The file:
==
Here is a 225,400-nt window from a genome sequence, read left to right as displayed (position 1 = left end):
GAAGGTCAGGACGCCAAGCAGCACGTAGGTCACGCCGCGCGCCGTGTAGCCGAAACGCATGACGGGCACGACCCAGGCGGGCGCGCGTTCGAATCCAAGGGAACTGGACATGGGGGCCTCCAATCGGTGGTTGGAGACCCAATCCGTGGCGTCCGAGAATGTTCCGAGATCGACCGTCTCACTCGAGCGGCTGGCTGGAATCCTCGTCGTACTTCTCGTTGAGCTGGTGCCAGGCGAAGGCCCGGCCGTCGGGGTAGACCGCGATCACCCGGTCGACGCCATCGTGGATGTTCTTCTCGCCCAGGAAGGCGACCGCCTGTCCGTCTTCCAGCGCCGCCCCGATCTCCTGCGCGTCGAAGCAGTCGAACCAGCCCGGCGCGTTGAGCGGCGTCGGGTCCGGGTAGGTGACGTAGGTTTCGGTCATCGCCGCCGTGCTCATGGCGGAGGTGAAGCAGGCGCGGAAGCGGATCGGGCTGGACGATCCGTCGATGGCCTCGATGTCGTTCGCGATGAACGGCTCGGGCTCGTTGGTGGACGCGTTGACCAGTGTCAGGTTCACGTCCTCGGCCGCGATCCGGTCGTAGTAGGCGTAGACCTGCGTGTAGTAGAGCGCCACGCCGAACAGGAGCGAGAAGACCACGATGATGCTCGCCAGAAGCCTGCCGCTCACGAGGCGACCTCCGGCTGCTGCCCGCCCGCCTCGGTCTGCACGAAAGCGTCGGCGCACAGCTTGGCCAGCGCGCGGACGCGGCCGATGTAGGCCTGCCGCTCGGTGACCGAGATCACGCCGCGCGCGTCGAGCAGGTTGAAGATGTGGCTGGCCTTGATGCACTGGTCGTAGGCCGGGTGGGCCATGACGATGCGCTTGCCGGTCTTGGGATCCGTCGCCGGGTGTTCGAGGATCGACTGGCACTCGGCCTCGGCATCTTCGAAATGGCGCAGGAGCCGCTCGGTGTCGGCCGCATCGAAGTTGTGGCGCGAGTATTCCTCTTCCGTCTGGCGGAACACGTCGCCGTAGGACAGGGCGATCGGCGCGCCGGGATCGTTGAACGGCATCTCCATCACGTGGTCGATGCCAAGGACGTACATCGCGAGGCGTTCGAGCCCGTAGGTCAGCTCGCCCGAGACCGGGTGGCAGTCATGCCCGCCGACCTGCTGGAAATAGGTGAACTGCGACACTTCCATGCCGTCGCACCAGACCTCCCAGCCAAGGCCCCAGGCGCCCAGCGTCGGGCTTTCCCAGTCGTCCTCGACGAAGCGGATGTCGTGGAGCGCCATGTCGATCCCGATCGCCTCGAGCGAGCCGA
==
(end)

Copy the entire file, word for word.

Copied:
Here is a 225,400-nt window from a genome sequence, read left to right as displayed (position 1 = left end):
GAAGGTCAGGACGCCAAGCAGCACGTAGGTCACGCCGCGCGCCGTGTAGCCGAAACGCATGACGGGCACGACCCAGGCGGGCGCGCGTTCGAATCCAAGGGAACTGGACATGGGGGCCTCCAATCGGTGGTTGGAGACCCAATCCGTGGCGTCCGAGAATGTTCCGAGATCGACCGTCTCACTCGAGCGGCTGGCTGGAATCCTCGTCGTACTTCTCGTTGAGCTGGTGCCAGGCGAAGGCCCGGCCGTCGGGGTAGACCGCGATCACCCGGTCGACGCCATCGTGGATGTTCTTCTCGCCCAGGAAGGCGACCGCCTGTCCGTCTTCCAGCGCCGCCCCGATCTCCTGCGCGTCGAAGCAGTCGAACCAGCCCGGCGCGTTGAGCGGCGTCGGGTCCGGGTAGGTGACGTAGGTTTCGGTCATCGCCGCCGTGCTCATGGCGGAGGTGAAGCAGGCGCGGAAGCGGATCGGGCTGGACGATCCGTCGATGGCCTCGATGTCGTTCGCGATGAACGGCTCGGGCTCGTTGGTGGACGCGTTGACCAGTGTCAGGTTCACGTCCTCGGCCGCGATCCGGTCGTAGTAGGCGTAGACCTGCGTGTAGTAGAGCGCCACGCCGAACAGGAGCGAGAAGACCACGATGATGCTCGCCAGAAGCCTGCCGCTCACGAGGCGACCTCCGGCTGCTGCCCGCCCGCCTCGGTCTGCACGAAAGCGTCGGCGCACAGCTTGGCCAGCGCGCGGACGCGGCCGATGTAGGCCTGCCGCTCGGTGACCGAGATCACGCCGCGCGCGTCGAGCAGGTTGAAGATGTGGCTGGCCTTGATGCACTGGTCGTAGGCCGGGTGGGCCATGACGATGCGCTTGCCGGTCTTGGGATCCGTCGCCGGGTGTTCGAGGATCGACTGGCACTCGGCCTCGGCATCTTCGAAATGGCGCAGGAGCCGCTCGGTGTCGGCCGCATCGAAGTTGTGGCGCGAGTATTCCTCTTCCGTCTGGCGGAACACGTCGCCGTAGGACAGGGCGATCGGCGCGCCGGGATCGTTGAACGGCATCTCCATCACGTGGTCGATGCCAAGGACGTACATCGCGAGGCGTTCGAGCCCGTAGGTCAGCTCGCCCGAGACCGGGTGGCAGTCATGCCCGCCGACCTGCTGGAAATAGGTGAACTGCGACACTTCCATGCCGTCGCACCAGACCTCCCAGCCAAGGCCCCAGGCGCCCAGCGTCGGGCTTTCCCAGTCGTCCTCGACGAAGCGGATGTCGTGGAGCGCCATGTCGATCCCGATCGCCTCGAGCGAGCCGA